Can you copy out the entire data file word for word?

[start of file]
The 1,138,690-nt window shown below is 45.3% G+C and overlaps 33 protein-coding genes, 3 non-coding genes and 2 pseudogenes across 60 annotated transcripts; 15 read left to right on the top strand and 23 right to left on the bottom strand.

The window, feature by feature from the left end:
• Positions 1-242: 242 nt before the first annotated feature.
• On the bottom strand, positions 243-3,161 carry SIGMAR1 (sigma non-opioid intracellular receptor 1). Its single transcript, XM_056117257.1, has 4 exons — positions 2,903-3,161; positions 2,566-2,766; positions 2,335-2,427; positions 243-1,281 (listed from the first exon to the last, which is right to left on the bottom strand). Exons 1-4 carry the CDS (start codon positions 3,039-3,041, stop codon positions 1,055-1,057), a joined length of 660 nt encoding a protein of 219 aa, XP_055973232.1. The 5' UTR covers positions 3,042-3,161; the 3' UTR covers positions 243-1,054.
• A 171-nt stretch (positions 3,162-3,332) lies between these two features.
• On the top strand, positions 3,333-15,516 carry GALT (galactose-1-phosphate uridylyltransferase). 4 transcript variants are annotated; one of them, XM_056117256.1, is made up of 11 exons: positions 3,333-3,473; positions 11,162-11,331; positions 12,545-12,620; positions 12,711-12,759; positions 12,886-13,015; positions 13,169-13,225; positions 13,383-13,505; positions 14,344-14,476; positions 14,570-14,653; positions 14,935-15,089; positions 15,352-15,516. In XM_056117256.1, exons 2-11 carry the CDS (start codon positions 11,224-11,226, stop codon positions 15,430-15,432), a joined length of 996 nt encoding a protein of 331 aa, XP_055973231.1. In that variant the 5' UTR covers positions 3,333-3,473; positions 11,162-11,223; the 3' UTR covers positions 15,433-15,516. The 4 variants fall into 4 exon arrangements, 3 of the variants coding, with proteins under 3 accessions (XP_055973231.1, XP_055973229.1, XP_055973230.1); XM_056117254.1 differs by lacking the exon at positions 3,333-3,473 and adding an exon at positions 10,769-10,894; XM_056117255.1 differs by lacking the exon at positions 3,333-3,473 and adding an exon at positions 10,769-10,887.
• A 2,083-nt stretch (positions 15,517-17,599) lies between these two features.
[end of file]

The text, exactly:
The 1,138,690-nt window shown below is 45.3% G+C and overlaps 33 protein-coding genes, 3 non-coding genes and 2 pseudogenes across 60 annotated transcripts; 15 read left to right on the top strand and 23 right to left on the bottom strand.

The window, feature by feature from the left end:
• Positions 1-242: 242 nt before the first annotated feature.
• On the bottom strand, positions 243-3,161 carry SIGMAR1 (sigma non-opioid intracellular receptor 1). Its single transcript, XM_056117257.1, has 4 exons — positions 2,903-3,161; positions 2,566-2,766; positions 2,335-2,427; positions 243-1,281 (listed from the first exon to the last, which is right to left on the bottom strand). Exons 1-4 carry the CDS (start codon positions 3,039-3,041, stop codon positions 1,055-1,057), a joined length of 660 nt encoding a protein of 219 aa, XP_055973232.1. The 5' UTR covers positions 3,042-3,161; the 3' UTR covers positions 243-1,054.
• A 171-nt stretch (positions 3,162-3,332) lies between these two features.
• On the top strand, positions 3,333-15,516 carry GALT (galactose-1-phosphate uridylyltransferase). 4 transcript variants are annotated; one of them, XM_056117256.1, is made up of 11 exons: positions 3,333-3,473; positions 11,162-11,331; positions 12,545-12,620; positions 12,711-12,759; positions 12,886-13,015; positions 13,169-13,225; positions 13,383-13,505; positions 14,344-14,476; positions 14,570-14,653; positions 14,935-15,089; positions 15,352-15,516. In XM_056117256.1, exons 2-11 carry the CDS (start codon positions 11,224-11,226, stop codon positions 15,430-15,432), a joined length of 996 nt encoding a protein of 331 aa, XP_055973231.1. In that variant the 5' UTR covers positions 3,333-3,473; positions 11,162-11,223; the 3' UTR covers positions 15,433-15,516. The 4 variants fall into 4 exon arrangements, 3 of the variants coding, with proteins under 3 accessions (XP_055973231.1, XP_055973229.1, XP_055973230.1); XM_056117254.1 differs by lacking the exon at positions 3,333-3,473 and adding an exon at positions 10,769-10,894; XM_056117255.1 differs by lacking the exon at positions 3,333-3,473 and adding an exon at positions 10,769-10,887.
• A 2,083-nt stretch (positions 15,517-17,599) lies between these two features.